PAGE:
"Arraigada a mi Tierra" by Claudia Hernandez
"Venceremos" por Raúl Sánchez
"Vos" / "You" by Jorge Argueta


by John Martinez

Under layers of earth
There is
An ear listening
A scorpion
Trapped in tangled root
It waits with a
Suspicious twitch
The morning brings
A young daughter with
A ribbon dress,
She asks “why?”
The moon is a sickle
In the light blue sky
The crickets sleep
But will awaken
Question marks
Crackle in the wind
Dead leaves rise
On a swirl of air
Then a young boy
His face a round
Bowl in his hands
Whispers ”Will I see you again?”
The soil opens again
In the jaws of a Caterpillar
Tents rise
And the sun
Positions itself
For another green
Shadow on the mound
Of Forest Lawn

©2011 John Martinez

This is the English version of a poem originally written in Spanish regarding the new anti-immigrant HB 56 Law of Alabama following the "Calavera" tradition in which poets take on politicians by writing satirical verses around the Days of the Dead--Francisco X. Alarcón



               by Francisco X. Alarcón

Goddess Mictlancihuatl 
and God Mictlantecuhtli, 
the Lady and Lord
of the Dead and their region

swiftly ended up around
the City of Montgomery 
in the State of Alabama
of the American Union

with long teeth and hairless,
very bony and ferocious
they cry out vociferously:
“we’re here without papers”

when an unaware racist policeman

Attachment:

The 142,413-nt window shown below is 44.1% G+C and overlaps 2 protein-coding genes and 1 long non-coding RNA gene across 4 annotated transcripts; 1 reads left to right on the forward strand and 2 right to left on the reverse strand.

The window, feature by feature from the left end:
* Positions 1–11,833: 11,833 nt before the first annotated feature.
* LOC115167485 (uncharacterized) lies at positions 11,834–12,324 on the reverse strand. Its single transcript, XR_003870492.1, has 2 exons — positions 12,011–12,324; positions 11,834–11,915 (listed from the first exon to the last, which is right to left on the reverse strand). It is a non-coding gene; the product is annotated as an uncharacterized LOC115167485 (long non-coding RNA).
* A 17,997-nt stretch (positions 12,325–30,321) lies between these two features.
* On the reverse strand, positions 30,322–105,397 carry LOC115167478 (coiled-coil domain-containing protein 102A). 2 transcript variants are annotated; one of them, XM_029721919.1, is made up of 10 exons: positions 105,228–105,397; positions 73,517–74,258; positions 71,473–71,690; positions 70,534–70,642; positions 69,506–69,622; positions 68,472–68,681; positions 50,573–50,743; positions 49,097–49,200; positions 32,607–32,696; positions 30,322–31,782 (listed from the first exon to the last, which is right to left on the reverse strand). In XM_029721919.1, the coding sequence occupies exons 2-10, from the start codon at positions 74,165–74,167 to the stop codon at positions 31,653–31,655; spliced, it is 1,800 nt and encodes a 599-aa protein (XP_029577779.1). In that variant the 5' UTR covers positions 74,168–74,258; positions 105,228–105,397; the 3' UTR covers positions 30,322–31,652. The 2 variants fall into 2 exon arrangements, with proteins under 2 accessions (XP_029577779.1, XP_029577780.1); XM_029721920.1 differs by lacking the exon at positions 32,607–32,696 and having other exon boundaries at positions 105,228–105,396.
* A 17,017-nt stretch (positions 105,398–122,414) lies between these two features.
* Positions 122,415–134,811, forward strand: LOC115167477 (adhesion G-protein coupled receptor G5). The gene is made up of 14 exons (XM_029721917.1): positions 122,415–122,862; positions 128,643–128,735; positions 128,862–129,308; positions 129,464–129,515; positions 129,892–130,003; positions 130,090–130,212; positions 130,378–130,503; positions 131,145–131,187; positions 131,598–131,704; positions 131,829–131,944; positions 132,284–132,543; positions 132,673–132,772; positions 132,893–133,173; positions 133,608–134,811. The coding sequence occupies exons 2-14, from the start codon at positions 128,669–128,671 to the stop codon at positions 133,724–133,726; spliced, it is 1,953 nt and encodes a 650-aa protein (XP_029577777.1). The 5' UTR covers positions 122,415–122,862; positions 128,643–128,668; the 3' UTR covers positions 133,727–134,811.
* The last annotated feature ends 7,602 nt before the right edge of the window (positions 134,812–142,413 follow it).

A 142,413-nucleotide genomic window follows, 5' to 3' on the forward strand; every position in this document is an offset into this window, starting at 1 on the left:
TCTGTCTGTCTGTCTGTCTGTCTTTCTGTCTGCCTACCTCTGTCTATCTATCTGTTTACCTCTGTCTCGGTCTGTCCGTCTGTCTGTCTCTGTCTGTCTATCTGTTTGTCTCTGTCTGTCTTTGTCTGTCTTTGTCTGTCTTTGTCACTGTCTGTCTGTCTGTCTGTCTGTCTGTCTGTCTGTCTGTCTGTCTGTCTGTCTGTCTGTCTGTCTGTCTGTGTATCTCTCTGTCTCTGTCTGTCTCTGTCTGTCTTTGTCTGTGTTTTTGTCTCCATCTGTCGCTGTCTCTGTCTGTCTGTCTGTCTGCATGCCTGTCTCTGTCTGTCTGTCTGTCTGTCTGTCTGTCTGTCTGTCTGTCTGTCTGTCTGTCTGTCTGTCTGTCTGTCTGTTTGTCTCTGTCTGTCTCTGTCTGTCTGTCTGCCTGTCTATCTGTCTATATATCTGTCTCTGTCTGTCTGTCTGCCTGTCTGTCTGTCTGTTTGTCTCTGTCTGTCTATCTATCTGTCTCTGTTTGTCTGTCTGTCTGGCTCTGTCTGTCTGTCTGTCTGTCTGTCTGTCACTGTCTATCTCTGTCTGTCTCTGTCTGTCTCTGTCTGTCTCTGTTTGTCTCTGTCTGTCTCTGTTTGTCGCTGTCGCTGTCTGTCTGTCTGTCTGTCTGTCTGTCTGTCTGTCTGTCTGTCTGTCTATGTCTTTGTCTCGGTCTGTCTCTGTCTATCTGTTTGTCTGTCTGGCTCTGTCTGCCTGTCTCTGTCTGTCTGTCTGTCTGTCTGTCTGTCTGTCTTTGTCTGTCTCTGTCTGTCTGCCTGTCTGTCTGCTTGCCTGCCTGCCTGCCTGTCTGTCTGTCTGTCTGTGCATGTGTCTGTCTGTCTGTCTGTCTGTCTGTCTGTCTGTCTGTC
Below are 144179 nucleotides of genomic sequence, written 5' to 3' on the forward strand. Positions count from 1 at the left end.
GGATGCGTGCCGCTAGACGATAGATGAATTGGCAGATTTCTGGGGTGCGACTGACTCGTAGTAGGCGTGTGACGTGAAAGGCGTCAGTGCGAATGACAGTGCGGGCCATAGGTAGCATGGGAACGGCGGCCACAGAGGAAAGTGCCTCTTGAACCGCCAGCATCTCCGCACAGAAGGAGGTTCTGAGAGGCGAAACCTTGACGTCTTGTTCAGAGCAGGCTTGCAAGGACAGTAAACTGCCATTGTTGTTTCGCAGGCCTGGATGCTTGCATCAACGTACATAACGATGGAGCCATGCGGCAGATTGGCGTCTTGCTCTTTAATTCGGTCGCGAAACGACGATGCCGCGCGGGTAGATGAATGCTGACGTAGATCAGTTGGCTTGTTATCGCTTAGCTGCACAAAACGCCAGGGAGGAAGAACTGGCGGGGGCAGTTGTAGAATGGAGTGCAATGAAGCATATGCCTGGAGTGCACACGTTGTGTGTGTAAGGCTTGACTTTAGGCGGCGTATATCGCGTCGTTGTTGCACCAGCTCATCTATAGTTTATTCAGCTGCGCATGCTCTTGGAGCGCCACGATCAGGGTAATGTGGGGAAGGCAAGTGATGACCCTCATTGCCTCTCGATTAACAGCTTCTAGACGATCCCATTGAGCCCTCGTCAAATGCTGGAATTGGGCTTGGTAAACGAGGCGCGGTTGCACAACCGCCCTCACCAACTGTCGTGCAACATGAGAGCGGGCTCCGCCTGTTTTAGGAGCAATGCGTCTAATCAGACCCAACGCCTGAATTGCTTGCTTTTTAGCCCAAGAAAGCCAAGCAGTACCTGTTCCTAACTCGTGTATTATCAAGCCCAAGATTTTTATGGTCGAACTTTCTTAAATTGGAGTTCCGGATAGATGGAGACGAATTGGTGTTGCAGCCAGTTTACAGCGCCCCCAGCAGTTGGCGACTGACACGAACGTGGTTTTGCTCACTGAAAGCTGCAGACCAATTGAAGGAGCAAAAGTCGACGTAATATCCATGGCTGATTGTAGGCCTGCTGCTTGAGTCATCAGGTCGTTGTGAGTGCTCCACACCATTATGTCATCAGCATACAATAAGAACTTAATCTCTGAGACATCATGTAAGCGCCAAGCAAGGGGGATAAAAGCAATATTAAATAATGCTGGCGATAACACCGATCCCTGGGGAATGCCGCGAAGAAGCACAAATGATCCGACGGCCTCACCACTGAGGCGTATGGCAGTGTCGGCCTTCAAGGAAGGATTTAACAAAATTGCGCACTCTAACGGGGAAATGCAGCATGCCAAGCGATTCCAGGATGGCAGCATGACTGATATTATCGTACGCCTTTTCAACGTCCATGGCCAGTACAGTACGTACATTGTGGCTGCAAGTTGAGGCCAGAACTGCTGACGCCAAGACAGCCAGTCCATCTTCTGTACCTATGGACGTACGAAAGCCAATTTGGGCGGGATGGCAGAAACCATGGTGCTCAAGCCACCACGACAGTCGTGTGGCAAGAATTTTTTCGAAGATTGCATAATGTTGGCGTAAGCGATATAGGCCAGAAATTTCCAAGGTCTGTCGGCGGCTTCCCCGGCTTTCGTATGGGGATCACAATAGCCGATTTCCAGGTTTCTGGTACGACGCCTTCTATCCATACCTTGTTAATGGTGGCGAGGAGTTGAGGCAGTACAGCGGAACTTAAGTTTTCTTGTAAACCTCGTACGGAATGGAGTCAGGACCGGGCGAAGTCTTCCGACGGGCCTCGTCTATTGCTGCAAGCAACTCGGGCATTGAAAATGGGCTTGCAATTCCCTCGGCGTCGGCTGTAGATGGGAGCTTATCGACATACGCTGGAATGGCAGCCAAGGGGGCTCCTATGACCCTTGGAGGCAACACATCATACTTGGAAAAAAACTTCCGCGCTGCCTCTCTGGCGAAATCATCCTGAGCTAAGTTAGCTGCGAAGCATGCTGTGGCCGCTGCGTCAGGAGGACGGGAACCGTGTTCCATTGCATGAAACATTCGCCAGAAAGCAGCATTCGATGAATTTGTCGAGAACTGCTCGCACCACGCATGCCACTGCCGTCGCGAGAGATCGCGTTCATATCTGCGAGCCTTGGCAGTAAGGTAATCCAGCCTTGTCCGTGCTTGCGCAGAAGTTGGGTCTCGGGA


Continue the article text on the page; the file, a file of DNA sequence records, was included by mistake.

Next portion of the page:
detains them driving in their car 
–a very luxurious convertible
fashioned as a Chicano low-rider— 

guilty of fitting the profile  
of undocumented immigrants
but just before arresting them
under the new HB 56 Law

Goddess Mictlancihuatl
shows off her long white teeth
like ivory pointed fangs to him
making the policeman fall flat

like a hard rock to the floor
“let badgers step all over you
until erasing all trace of you 
for lacking any conscience”

and God Mictlantecuhtli 
ran inside the State Capitol 
into Senator Scott Beason and
Representative Micky Hammon

who happily campaigned and 
passed this sinister HB 56 Law
to make the lives of immigrants
and their families more difficult

until instilling so much fear
among so many brown children 
who don’t want to go to school 
now due to this Law of Terror

“Beason, I’m turning you
into a beast of burden, so you
will know what a burden you are
even in this hellish underworld”

Mictlantecuhtli told him
smoking a grand cigar,